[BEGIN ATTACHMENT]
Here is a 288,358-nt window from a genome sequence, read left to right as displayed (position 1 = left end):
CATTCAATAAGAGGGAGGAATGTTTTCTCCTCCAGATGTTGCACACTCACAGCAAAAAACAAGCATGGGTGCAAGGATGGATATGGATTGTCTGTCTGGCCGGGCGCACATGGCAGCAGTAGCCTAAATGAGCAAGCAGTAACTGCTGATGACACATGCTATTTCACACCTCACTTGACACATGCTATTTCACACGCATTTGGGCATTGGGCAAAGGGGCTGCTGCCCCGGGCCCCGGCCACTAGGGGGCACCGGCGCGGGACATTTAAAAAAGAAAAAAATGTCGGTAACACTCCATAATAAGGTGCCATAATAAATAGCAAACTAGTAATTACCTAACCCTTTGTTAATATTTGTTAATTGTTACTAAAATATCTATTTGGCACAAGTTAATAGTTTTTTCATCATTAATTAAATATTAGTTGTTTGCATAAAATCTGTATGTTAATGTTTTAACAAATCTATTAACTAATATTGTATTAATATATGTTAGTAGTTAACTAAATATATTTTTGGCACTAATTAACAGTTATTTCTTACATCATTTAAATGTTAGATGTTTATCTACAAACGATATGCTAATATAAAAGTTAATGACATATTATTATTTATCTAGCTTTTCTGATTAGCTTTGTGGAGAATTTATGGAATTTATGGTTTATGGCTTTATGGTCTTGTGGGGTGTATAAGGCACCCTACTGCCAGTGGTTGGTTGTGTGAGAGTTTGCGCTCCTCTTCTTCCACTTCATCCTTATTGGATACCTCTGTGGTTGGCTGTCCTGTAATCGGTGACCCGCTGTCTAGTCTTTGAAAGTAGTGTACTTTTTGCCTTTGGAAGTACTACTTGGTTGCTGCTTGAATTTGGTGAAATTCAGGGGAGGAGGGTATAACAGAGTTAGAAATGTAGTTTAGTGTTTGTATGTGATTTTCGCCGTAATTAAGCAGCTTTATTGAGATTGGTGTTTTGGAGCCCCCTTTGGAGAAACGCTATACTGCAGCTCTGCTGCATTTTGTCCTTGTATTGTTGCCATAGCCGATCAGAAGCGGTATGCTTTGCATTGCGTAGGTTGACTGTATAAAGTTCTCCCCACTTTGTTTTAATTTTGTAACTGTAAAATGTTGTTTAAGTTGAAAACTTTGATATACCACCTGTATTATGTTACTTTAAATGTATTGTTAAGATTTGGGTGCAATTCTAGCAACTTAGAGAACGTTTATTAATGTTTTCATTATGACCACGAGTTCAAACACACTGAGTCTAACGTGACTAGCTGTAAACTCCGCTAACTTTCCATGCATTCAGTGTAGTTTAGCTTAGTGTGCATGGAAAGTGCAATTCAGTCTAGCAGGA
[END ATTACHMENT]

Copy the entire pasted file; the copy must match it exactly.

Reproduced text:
Here is a 288,358-nt window from a genome sequence, read left to right as displayed (position 1 = left end):
CATTCAATAAGAGGGAGGAATGTTTTCTCCTCCAGATGTTGCACACTCACAGCAAAAAACAAGCATGGGTGCAAGGATGGATATGGATTGTCTGTCTGGCCGGGCGCACATGGCAGCAGTAGCCTAAATGAGCAAGCAGTAACTGCTGATGACACATGCTATTTCACACCTCACTTGACACATGCTATTTCACACGCATTTGGGCATTGGGCAAAGGGGCTGCTGCCCCGGGCCCCGGCCACTAGGGGGCACCGGCGCGGGACATTTAAAAAAGAAAAAAATGTCGGTAACACTCCATAATAAGGTGCCATAATAAATAGCAAACTAGTAATTACCTAACCCTTTGTTAATATTTGTTAATTGTTACTAAAATATCTATTTGGCACAAGTTAATAGTTTTTTCATCATTAATTAAATATTAGTTGTTTGCATAAAATCTGTATGTTAATGTTTTAACAAATCTATTAACTAATATTGTATTAATATATGTTAGTAGTTAACTAAATATATTTTTGGCACTAATTAACAGTTATTTCTTACATCATTTAAATGTTAGATGTTTATCTACAAACGATATGCTAATATAAAAGTTAATGACATATTATTATTTATCTAGCTTTTCTGATTAGCTTTGTGGAGAATTTATGGAATTTATGGTTTATGGCTTTATGGTCTTGTGGGGTGTATAAGGCACCCTACTGCCAGTGGTTGGTTGTGTGAGAGTTTGCGCTCCTCTTCTTCCACTTCATCCTTATTGGATACCTCTGTGGTTGGCTGTCCTGTAATCGGTGACCCGCTGTCTAGTCTTTGAAAGTAGTGTACTTTTTGCCTTTGGAAGTACTACTTGGTTGCTGCTTGAATTTGGTGAAATTCAGGGGAGGAGGGTATAACAGAGTTAGAAATGTAGTTTAGTGTTTGTATGTGATTTTCGCCGTAATTAAGCAGCTTTATTGAGATTGGTGTTTTGGAGCCCCCTTTGGAGAAACGCTATACTGCAGCTCTGCTGCATTTTGTCCTTGTATTGTTGCCATAGCCGATCAGAAGCGGTATGCTTTGCATTGCGTAGGTTGACTGTATAAAGTTCTCCCCACTTTGTTTTAATTTTGTAACTGTAAAATGTTGTTTAAGTTGAAAACTTTGATATACCACCTGTATTATGTTACTTTAAATGTATTGTTAAGATTTGGGTGCAATTCTAGCAACTTAGAGAACGTTTATTAATGTTTTCATTATGACCACGAGTTCAAACACACTGAGTCTAACGTGACTAGCTGTAAACTCCGCTAACTTTCCATGCATTCAGTGTAGTTTAGCTTAGTGTGCATGGAAAGTGCAATTCAGTCTAGCAGGA